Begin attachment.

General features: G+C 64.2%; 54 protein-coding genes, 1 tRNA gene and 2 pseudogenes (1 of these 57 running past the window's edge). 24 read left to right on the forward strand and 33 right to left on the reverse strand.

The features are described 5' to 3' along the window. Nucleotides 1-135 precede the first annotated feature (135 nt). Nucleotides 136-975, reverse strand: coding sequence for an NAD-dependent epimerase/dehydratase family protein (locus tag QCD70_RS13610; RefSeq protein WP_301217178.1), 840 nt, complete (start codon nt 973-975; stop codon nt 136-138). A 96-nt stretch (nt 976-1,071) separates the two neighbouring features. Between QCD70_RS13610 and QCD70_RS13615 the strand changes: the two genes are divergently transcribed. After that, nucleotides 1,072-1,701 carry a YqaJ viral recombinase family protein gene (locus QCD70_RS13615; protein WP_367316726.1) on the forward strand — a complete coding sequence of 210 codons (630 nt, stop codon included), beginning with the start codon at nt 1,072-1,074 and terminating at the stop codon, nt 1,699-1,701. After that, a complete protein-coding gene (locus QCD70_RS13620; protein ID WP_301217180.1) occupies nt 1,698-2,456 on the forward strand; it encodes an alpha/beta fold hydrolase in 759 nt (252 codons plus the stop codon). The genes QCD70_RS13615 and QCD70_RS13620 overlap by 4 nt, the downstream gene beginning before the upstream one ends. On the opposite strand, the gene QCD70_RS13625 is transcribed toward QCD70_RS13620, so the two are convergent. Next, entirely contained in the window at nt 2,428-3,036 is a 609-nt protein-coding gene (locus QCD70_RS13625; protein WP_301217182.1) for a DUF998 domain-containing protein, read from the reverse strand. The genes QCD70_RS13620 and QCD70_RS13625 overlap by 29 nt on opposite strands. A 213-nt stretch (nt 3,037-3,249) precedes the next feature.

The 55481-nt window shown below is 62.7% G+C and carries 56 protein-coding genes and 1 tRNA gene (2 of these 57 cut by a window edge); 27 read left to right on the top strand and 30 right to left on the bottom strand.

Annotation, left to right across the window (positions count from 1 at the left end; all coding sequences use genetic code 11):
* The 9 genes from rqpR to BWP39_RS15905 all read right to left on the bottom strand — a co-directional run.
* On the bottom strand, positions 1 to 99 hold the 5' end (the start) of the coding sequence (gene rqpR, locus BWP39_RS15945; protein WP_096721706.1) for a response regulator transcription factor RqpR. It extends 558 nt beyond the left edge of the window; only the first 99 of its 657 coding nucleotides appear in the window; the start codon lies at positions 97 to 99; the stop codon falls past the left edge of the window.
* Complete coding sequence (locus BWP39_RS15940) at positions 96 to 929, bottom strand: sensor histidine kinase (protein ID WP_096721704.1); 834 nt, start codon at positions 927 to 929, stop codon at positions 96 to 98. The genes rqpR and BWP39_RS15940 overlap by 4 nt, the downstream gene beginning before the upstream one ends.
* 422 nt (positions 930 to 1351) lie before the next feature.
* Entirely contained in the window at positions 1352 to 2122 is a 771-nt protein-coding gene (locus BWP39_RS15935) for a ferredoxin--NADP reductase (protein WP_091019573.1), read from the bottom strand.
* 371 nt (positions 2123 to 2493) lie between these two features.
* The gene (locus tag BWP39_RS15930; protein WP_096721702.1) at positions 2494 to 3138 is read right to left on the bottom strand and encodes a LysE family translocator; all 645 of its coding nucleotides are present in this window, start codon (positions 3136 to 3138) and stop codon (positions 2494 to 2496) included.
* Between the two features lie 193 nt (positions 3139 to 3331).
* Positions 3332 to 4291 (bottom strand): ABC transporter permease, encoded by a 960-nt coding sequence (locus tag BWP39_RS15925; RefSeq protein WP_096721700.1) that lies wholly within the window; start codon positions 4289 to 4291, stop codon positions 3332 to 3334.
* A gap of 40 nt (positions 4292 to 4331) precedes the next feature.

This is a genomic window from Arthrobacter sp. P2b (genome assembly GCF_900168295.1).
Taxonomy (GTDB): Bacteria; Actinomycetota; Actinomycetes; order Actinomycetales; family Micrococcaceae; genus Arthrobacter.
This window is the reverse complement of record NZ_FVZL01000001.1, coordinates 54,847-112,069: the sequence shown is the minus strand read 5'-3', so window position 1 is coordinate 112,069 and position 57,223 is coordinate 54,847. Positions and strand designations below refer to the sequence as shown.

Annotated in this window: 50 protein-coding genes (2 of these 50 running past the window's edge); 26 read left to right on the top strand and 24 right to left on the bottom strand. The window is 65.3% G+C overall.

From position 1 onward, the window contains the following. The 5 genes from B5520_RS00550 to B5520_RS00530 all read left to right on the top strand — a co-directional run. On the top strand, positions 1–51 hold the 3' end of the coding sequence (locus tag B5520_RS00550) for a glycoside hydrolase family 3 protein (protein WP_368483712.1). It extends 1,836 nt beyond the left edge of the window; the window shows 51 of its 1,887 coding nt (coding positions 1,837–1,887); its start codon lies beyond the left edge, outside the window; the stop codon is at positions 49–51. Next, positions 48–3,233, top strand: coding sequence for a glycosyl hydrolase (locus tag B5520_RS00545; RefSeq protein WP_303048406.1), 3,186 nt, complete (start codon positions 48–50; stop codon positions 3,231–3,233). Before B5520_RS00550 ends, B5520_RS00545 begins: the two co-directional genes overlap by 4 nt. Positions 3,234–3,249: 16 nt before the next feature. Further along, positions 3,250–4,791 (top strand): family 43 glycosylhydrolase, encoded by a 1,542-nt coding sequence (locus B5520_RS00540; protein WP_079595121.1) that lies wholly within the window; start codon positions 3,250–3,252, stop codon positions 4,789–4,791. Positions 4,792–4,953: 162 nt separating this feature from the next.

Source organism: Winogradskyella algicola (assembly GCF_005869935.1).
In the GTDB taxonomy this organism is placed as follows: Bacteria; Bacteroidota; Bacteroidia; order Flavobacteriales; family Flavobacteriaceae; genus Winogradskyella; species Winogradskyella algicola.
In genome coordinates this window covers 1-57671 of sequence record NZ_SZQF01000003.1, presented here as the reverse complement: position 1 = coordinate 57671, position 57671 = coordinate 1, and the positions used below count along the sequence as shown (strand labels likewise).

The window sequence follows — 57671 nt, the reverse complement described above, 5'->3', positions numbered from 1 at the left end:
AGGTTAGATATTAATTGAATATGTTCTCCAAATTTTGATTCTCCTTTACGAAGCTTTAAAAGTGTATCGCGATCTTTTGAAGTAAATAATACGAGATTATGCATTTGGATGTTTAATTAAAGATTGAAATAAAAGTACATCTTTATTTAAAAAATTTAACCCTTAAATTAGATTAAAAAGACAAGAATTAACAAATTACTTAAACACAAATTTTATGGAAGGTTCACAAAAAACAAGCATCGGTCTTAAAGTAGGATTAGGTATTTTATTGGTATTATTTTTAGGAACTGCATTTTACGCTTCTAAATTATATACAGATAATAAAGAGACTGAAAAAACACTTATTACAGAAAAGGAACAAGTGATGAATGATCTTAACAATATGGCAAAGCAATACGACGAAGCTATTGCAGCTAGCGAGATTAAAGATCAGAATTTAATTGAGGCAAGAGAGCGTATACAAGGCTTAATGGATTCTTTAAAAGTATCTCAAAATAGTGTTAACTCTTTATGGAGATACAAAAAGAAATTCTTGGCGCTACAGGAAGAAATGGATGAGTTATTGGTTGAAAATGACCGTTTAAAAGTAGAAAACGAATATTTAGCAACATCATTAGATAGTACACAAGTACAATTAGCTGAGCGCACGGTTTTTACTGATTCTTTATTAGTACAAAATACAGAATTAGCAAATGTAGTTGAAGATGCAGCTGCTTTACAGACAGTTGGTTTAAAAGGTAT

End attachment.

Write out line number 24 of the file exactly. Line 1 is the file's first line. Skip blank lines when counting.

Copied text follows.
AGGTTAGATATTAATTGAATATGTTCTCCAAATTTTGATTCTCCTTTACGAAGCTTTAAAAGTGTATCGCGATCTTTTGAAGTAAATAATACGAGATTATGCATTTGGATGTTTAATTAAAGATTGAAATAAAAGTACATCTTTATTTAAAAAATTTAACCCTTAAATTAGATTAAAAAGACAAGAATTAACAAATTACTTAAACACAAATTTTATGGAAGGTTCACAAAAAACAAGCATCGGTCTTAAAGTAGGATTAGGTATTTTATTGGTATTATTTTTAGGAACTGCATTTTACGCTTCTAAATTATATACAGATAATAAAGAGACTGAAAAAACACTTATTACAGAAAAGGAACAAGTGATGAATGATCTTAACAATATGGCAAAGCAATACGACGAAGCTATTGCAGCTAGCGAGATTAAAGATCAGAATTTAATTGAGGCAAGAGAGCGTATACAAGGCTTAATGGATTCTTTAAAAGTATCTCAAAATAGTGTTAACTCTTTATGGAGATACAAAAAGAAATTCTTGGCGCTACAGGAAGAAATGGATGAGTTATTGGTTGAAAATGACCGTTTAAAAGTAGAAAACGAATATTTAGCAACATCATTAGATAGTACACAAGTACAATTAGCTGAGCGCACGGTTTTTACTGATTCTTTATTAGTACAAAATACAGAATTAGCAAATGTAGTTGAAGATGCAGCTGCTTTACAGACAGTTGGTTTAAAAGGTAT